......
    Containers:
      nginx:
        Container ID:   docker://a7bc2921ca62187778c5f65da4e139516f2701caf32e325cbeef2a1ee082da0b
        Image:          nginx
        Image ID:       docker-pullable://nginx@sha256:a65beb8c90a08b22a9ff6a219c2f363e16c477b6d610da28fe9cba37c2c3a2ac
        Port:           <none>
        Host Port:      <none>
        State:          Running
          Started:      Mon, 16 Jul 2018 18:48:53 +0530
        Ready:          True
        Restart Count:  0
        Environment:    <none>
        Mounts:
          /var/run/secrets/kubernetes.io/serviceaccount from default-token-8wxrj (ro)

Here you can see configuration information about the container and Pod, as well as status information about the container and Pod.

The container state is either Waiting, Running, or Terminated. Here you can see that for a container in Running state, the system tells you when the container started.

"Ready" tells you whether the container passed its last readiness probe.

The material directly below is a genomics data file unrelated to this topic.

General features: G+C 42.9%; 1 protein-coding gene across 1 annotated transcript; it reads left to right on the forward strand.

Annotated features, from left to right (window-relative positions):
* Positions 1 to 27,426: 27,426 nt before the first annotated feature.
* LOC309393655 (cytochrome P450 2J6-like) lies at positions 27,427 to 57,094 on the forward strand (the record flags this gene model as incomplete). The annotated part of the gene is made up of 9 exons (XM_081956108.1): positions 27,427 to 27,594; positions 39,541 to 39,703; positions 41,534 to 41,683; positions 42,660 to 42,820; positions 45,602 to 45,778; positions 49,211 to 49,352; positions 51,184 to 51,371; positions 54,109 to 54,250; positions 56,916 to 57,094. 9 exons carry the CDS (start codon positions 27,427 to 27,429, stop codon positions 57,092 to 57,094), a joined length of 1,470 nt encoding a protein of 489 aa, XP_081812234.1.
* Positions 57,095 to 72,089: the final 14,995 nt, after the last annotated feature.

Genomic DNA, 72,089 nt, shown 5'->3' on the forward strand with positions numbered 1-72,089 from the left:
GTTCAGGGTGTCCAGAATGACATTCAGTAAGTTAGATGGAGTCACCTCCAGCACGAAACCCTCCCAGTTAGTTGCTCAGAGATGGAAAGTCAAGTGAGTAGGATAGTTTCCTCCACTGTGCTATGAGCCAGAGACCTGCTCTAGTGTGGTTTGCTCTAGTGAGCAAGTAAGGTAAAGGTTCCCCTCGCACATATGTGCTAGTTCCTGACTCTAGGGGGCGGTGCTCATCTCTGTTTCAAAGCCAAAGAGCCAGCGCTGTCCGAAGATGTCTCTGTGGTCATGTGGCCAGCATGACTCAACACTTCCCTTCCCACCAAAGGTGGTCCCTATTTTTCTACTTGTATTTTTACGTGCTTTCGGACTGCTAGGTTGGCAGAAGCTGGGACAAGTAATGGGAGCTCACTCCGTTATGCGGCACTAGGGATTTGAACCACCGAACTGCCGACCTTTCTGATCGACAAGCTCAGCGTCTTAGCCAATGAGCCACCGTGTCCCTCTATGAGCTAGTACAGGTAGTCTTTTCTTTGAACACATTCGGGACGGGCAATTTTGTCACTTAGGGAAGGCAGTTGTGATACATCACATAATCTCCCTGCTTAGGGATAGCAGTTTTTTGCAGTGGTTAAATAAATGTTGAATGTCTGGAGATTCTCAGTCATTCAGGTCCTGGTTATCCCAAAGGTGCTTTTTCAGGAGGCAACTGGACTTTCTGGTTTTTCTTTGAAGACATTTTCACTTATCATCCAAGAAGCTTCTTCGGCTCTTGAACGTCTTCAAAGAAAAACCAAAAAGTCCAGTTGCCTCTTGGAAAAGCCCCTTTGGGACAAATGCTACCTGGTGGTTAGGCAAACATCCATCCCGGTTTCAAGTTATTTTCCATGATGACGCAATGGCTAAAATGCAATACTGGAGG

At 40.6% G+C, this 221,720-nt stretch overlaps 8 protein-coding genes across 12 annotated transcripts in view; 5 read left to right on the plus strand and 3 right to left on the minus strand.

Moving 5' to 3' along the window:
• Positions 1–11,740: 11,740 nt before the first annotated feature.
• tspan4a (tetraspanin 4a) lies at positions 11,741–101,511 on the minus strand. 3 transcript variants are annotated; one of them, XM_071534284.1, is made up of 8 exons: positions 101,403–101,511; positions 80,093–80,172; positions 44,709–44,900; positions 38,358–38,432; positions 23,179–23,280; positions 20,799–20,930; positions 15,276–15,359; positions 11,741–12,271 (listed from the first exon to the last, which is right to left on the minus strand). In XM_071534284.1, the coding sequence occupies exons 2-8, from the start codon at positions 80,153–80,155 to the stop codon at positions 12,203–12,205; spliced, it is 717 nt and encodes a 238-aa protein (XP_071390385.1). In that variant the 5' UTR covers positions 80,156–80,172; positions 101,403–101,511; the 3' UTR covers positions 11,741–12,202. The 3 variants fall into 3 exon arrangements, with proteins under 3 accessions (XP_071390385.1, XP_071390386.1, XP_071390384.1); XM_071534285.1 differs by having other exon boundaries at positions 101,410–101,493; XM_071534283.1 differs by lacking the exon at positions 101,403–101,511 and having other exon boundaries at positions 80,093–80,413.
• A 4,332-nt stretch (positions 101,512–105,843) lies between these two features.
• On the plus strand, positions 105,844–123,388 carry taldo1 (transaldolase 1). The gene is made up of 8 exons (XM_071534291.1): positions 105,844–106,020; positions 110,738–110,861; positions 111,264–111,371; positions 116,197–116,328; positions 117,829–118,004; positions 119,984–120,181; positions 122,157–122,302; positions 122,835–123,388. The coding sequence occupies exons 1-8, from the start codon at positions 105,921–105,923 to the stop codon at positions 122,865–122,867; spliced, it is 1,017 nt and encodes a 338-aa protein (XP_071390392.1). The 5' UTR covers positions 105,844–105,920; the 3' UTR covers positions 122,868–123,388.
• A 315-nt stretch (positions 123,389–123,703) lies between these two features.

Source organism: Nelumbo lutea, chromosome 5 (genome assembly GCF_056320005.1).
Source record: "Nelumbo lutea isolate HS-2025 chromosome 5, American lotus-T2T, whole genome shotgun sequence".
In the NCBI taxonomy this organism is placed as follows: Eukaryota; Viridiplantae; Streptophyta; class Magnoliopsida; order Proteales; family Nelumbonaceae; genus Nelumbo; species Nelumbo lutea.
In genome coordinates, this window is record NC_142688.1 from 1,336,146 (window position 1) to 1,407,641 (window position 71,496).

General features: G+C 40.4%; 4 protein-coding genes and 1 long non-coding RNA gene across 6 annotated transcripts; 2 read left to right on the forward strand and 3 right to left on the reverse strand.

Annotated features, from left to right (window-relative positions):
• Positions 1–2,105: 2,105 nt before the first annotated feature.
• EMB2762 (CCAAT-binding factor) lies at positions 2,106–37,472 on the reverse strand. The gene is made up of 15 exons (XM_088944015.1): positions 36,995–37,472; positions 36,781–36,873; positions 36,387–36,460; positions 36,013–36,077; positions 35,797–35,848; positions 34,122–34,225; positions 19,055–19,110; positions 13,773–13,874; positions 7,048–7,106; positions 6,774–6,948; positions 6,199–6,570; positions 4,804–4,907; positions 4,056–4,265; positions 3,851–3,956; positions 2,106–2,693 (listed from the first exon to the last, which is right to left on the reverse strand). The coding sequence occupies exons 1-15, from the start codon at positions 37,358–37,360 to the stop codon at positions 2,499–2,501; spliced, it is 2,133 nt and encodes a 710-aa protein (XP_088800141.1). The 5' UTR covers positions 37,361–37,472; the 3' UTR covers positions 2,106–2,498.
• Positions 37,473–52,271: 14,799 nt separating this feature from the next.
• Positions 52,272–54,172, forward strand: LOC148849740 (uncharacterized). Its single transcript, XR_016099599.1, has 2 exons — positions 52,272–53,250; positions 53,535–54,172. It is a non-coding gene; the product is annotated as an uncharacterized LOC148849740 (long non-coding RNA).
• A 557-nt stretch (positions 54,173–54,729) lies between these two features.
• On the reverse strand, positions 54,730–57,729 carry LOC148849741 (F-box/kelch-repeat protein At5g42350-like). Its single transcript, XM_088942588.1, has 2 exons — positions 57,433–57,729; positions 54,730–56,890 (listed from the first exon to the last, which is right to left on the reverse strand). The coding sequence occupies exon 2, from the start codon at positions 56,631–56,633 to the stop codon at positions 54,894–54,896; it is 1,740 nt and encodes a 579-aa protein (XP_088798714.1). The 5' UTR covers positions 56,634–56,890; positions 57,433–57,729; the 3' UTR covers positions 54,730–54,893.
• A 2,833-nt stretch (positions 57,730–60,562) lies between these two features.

Replicas help us protect your application from being lost due to misoperations or disasters. We can get the deployment configuration of Nginx with the command:

root@kube-master:$ kubectl get deployment nginx
NAME      DESIRED   CURRENT   UP-TO-DATE   AVAILABLE   AGE
nginx     1         1         1            1           6m

During the initializing state we have told the Kubernetes to maintain one replica only by setting the flag --replicas=1

Let's try deleting our pod.

root@kube-master:$ kubectl delete pod nginx-64f497f8fd-sqmjk

Query on pod still shows one pod is running with different ID. This is because we have set up our Kubernetes to keep one running replica. This can be useful to protect your production server from accidently being destroyed.

root@kube-master:$ kubectl get pods 
NAME                     READY     STATUS    RESTARTS   AGE
nginx-64f497f8fd-fg9q7   1/1       Running   0          1m

Scaling the Pods

Scaling Up the Pods

To scale up the pods, tell kubectl how many current replicas are there (current-replicas) and how many needs to be scaled (replicas)

DESIRED =3, CURRENT =1

root@kube-master:$ kubectl scale --current-replicas=1 --replicas=3 deployment/nginx 

When you run this code, two new pods will be created and deployed.

root@kube-master:$ kubectl get pods
NAME                     READY     STATUS              RESTARTS   AGE
nginx-64f497f8fd-brn22   0/1       ContainerCreating   0          17s
nginx-64f497f8fd-fg9q7   1/1       Running             0          2h
nginx-64f497f8fd-z2vbb   0/1       ContainerCreating   0          17s